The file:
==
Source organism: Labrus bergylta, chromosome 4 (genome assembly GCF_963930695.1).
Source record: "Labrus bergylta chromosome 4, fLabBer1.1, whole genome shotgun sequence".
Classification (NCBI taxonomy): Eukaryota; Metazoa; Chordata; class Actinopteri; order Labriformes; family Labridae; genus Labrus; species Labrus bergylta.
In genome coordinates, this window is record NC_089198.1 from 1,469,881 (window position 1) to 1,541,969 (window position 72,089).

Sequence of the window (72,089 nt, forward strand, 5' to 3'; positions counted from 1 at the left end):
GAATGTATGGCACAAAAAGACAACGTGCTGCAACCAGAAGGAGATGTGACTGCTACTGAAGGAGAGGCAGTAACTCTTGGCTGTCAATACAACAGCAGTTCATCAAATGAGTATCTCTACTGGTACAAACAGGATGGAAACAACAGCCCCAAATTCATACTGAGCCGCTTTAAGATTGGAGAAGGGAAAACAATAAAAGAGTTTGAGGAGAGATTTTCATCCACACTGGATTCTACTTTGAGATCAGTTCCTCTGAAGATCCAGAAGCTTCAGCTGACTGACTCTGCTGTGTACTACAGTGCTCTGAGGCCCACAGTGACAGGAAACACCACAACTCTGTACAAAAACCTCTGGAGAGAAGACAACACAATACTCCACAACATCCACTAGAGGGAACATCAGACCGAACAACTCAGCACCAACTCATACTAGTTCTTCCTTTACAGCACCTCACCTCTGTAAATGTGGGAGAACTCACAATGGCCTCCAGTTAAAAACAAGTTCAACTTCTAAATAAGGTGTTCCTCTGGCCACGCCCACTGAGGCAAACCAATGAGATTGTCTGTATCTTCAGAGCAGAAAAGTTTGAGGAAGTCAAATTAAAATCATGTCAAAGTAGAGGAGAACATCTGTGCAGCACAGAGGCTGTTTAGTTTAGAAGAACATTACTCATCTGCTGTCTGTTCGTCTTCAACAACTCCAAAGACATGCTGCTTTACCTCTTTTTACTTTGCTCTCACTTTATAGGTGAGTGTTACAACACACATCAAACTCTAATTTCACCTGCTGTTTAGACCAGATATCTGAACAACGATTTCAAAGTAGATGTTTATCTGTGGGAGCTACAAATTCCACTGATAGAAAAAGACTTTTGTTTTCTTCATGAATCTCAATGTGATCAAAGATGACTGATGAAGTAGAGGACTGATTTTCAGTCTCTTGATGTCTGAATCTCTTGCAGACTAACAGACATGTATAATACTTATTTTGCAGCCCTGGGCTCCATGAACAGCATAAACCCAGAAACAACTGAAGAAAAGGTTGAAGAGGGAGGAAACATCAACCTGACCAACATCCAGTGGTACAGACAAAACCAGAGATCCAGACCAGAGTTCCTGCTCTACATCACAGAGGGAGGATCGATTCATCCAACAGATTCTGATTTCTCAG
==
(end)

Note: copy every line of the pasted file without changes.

Source organism: Labrus bergylta, chromosome 4 (genome assembly GCF_963930695.1).
Source record: "Labrus bergylta chromosome 4, fLabBer1.1, whole genome shotgun sequence".
Classification (NCBI taxonomy): Eukaryota; Metazoa; Chordata; class Actinopteri; order Labriformes; family Labridae; genus Labrus; species Labrus bergylta.
In genome coordinates, this window is record NC_089198.1 from 1,469,881 (window position 1) to 1,541,969 (window position 72,089).

Sequence of the window (72,089 nt, forward strand, 5' to 3'; positions counted from 1 at the left end):
GAATGTATGGCACAAAAAGACAACGTGCTGCAACCAGAAGGAGATGTGACTGCTACTGAAGGAGAGGCAGTAACTCTTGGCTGTCAATACAACAGCAGTTCATCAAATGAGTATCTCTACTGGTACAAACAGGATGGAAACAACAGCCCCAAATTCATACTGAGCCGCTTTAAGATTGGAGAAGGGAAAACAATAAAAGAGTTTGAGGAGAGATTTTCATCCACACTGGATTCTACTTTGAGATCAGTTCCTCTGAAGATCCAGAAGCTTCAGCTGACTGACTCTGCTGTGTACTACAGTGCTCTGAGGCCCACAGTGACAGGAAACACCACAACTCTGTACAAAAACCTCTGGAGAGAAGACAACACAATACTCCACAACATCCACTAGAGGGAACATCAGACCGAACAACTCAGCACCAACTCATACTAGTTCTTCCTTTACAGCACCTCACCTCTGTAAATGTGGGAGAACTCACAATGGCCTCCAGTTAAAAACAAGTTCAACTTCTAAATAAGGTGTTCCTCTGGCCACGCCCACTGAGGCAAACCAATGAGATTGTCTGTATCTTCAGAGCAGAAAAGTTTGAGGAAGTCAAATTAAAATCATGTCAAAGTAGAGGAGAACATCTGTGCAGCACAGAGGCTGTTTAGTTTAGAAGAACATTACTCATCTGCTGTCTGTTCGTCTTCAACAACTCCAAAGACATGCTGCTTTACCTCTTTTTACTTTGCTCTCACTTTATAGGTGAGTGTTACAACACACATCAAACTCTAATTTCACCTGCTGTTTAGACCAGATATCTGAACAACGATTTCAAAGTAGATGTTTATCTGTGGGAGCTACAAATTCCACTGATAGAAAAAGACTTTTGTTTTCTTCATGAATCTCAATGTGATCAAAGATGACTGATGAAGTAGAGGACTGATTTTCAGTCTCTTGATGTCTGAATCTCTTGCAGACTAACAGACATGTATAATACTTATTTTGCAGCCCTGGGCTCCATGAACAGCATAAACCCAGAAACAACTGAAGAAAAGGTTGAAGAGGGAGGAAACATCAACCTGACCAACATCCAGTGGTACAGACAAAACCAGAGATCCAGACCAGAGTTCCTGCTCTACATCACAGAGGGAGGATCGATTCATCCAACAGATTCTGATTTCTCAG